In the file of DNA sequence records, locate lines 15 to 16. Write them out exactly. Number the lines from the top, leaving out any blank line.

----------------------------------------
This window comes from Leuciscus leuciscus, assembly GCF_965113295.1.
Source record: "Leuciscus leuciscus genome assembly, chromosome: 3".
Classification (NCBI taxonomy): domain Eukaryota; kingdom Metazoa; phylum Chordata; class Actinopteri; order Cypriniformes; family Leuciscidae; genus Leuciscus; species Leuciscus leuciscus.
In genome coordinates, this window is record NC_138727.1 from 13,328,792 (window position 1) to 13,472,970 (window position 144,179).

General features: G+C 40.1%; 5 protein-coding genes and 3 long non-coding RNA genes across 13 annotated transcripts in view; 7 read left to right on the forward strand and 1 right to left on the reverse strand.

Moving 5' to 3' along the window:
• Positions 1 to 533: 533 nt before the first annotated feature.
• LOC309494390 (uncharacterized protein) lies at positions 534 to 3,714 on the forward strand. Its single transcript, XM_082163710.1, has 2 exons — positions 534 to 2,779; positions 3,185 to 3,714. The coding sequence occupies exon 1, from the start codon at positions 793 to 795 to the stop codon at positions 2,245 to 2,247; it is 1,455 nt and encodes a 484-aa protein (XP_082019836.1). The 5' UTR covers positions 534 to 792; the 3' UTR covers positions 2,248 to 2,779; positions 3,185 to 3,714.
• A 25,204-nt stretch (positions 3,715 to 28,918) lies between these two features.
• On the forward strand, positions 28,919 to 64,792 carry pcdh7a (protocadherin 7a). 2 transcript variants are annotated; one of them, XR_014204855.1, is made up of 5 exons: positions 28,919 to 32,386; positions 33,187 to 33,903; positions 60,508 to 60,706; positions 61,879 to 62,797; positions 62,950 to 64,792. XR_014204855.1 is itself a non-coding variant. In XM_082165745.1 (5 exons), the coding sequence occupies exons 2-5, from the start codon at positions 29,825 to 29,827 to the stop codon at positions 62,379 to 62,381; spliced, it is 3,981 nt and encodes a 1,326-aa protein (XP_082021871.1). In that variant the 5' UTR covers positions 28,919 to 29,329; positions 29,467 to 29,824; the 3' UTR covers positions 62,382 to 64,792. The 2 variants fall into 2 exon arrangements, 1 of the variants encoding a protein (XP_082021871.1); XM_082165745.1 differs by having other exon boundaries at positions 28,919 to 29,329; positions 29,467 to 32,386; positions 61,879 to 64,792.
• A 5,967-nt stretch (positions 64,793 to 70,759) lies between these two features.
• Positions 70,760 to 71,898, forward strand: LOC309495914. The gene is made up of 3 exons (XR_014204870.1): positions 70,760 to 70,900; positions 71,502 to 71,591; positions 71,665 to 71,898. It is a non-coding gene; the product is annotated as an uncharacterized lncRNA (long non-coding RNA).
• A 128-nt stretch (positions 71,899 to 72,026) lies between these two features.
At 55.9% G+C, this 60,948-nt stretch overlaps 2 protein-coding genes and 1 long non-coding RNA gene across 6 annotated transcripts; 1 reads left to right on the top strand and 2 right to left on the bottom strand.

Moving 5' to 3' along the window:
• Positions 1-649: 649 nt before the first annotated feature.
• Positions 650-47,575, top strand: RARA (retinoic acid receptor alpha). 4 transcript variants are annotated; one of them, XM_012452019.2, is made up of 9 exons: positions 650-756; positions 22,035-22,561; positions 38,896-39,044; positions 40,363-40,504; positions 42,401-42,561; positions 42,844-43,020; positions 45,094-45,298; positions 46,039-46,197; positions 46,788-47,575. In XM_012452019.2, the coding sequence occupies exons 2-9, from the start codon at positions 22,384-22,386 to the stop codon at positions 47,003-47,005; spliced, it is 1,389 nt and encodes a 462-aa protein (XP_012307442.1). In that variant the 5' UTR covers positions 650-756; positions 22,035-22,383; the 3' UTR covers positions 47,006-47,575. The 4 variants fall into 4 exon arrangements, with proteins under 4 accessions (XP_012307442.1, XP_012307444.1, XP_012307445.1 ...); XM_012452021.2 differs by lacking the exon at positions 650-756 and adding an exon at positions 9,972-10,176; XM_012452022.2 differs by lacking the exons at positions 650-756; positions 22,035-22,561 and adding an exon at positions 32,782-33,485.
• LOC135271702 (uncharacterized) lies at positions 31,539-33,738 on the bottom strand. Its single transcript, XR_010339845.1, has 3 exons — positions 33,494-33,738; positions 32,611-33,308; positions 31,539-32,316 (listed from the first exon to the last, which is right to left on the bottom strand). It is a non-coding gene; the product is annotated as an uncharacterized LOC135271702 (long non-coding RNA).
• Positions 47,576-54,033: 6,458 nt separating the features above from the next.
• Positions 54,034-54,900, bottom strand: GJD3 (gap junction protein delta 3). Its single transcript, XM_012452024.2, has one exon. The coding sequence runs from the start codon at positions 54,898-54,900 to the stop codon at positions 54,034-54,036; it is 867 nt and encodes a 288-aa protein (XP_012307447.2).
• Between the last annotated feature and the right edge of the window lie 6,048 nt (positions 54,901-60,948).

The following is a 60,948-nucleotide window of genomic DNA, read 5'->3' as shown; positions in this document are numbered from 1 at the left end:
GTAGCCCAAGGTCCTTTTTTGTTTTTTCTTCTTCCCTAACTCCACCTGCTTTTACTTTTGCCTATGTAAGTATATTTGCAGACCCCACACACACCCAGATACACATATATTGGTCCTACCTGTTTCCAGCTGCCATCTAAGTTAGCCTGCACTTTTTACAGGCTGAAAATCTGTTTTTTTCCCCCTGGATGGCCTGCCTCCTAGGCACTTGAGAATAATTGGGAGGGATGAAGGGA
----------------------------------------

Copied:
Moving 5' to 3' along the window:
• Positions 1-649: 649 nt before the first annotated feature.